- A Million Is a Statistic: The Battle of Bedegraine. Merlin convinces Arthur to stop by pointing out that 45,000 of 60,000 men were lost.
- The Ace: Sir Galahad.
- Also Sir Lancelot. Almost every time someone says anything about X knight to be the strongest and noblest knight he's ever seen, he immediatly will say "except Sir Lancelot". Sir Tristram does it constantly to himself.
- Adaptation Distillation: Malory made significant cuts to much of his source material. Many published versions cut it even more, especially the various lists of knights present at whichever tournament is going on at the time.
- Alliterative Family: Gawain, Gaheris and Gareth. Balin and Balan. Lyonet and Lyonesse.
- The colour-coded knights fought by Gareth take the cake. Their real names are Perard, Pertolepe, Perimones and Persant (black, green, red and blue respectively.)
- Alliterative Name: This too, with so many characters, is near inevitable. Sir Baudwin of Britain, Sir Lancelot du Lake, Sir Cador of Cornwall, Sir Bellenger le Beau, Sir Galleron of Galway...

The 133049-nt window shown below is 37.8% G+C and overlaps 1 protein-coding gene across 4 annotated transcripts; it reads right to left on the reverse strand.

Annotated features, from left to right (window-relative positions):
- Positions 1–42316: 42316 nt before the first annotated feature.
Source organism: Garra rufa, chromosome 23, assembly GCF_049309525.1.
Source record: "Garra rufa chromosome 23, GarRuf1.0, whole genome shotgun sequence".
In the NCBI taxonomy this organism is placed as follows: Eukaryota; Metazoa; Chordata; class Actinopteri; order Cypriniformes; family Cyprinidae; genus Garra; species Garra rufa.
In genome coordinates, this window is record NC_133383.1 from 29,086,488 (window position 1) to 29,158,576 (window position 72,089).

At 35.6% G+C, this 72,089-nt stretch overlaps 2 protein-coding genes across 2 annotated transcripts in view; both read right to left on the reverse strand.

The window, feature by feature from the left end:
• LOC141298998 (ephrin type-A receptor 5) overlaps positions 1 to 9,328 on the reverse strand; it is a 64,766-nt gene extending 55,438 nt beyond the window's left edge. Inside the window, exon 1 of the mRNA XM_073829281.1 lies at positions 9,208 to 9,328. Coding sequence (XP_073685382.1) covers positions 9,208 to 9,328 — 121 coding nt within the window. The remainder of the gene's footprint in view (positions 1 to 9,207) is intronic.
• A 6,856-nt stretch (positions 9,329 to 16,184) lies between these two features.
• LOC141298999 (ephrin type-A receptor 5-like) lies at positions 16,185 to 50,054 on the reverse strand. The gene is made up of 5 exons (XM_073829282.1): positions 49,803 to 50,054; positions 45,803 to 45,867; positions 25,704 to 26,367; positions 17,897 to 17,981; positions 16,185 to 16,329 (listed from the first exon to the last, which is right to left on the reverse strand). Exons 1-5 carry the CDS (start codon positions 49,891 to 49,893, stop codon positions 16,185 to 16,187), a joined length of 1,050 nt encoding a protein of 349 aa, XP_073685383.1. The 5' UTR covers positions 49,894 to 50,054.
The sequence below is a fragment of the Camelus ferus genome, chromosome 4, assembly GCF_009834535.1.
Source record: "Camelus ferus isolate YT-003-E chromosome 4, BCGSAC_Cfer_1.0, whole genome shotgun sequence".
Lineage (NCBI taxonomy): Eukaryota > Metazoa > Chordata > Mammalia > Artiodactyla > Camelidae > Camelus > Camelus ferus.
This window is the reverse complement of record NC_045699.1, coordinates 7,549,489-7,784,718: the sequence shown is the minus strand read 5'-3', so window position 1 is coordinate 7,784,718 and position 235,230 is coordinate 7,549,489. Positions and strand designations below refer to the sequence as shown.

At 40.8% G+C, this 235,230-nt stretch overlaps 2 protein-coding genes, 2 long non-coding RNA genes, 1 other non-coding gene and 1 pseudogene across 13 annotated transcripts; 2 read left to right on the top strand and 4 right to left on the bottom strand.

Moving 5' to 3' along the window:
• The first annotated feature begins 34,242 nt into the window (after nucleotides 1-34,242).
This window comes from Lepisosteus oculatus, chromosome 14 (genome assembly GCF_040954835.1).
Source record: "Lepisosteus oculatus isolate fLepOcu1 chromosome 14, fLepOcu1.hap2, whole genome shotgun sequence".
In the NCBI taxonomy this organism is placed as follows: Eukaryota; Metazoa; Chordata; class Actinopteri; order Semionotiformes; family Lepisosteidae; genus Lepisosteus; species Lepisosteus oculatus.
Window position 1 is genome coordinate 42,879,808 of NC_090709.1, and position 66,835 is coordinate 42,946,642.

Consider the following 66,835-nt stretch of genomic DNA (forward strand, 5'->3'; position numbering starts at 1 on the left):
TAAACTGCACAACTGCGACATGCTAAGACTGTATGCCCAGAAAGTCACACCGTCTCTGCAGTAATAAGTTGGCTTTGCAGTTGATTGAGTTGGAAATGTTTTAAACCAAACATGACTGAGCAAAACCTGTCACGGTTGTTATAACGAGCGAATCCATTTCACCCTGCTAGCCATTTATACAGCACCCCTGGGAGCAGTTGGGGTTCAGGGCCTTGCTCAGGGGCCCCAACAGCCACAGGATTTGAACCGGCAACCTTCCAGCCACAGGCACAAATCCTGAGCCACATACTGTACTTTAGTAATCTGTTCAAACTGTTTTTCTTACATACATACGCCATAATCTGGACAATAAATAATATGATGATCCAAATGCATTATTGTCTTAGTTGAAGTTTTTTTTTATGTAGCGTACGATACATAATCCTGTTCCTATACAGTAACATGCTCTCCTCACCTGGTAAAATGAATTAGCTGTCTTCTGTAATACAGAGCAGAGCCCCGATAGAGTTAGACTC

- Author Appeal: The whole Chivalric Romance genre, with their Knight Errant characters, battles with spears, swords, shields, armors, jousting tournaments; everything is described in this work with high detail.
- Badass: Actually, a World of Badass: Almost every named knight in the legend kicks ass, but those who worth to be mentioned are Sir Lancelot, Sir Tristram, Sir Galahad, Sir Breunor le Noire (or La Cote Male Tale), Balin, Sir Gareth, Sir Gawain, Sir Perceval and King Arthur himself.
- Bed Trick: The conceptions of Arthur and Galahad. Both are under enchantment: Igraine thinks Uther is her husband, and Lancelot believes Elaine is Guenivere.
- Broken Ace: Lancelot starts falling about the time of the Grail Quest. His feats of arms have made him hugely famous and popular, but he performed them all for the love of Guenivere. This first makes him unworthy of the grail, and then Arthur finds out, he accidentally kills his close friend Sir Gareth, and is subsequently banished from England.
- Celibate Hero: The three Grail heroes - Galahad, Percival and Bors - are all celibate. The first two are virgins, and Bors has sex just once to conceive his son.
- Child by Rape: King Arthur himself, as well as Sir Galahad and Sir Tor. Only in the case of King Pellinore raping Sir Tor's mother is the deed actually condemned; the other two are conceived when one parent performs a Bed Trick and this seems to be all fine.
- Chivalric Romance
- The Chosen One: Sir Galahad.
- Conflicting Loyalty: Lancelot by the final book is caught between his loyalty to Arthur and his love for Guenivere.
- Courtly Love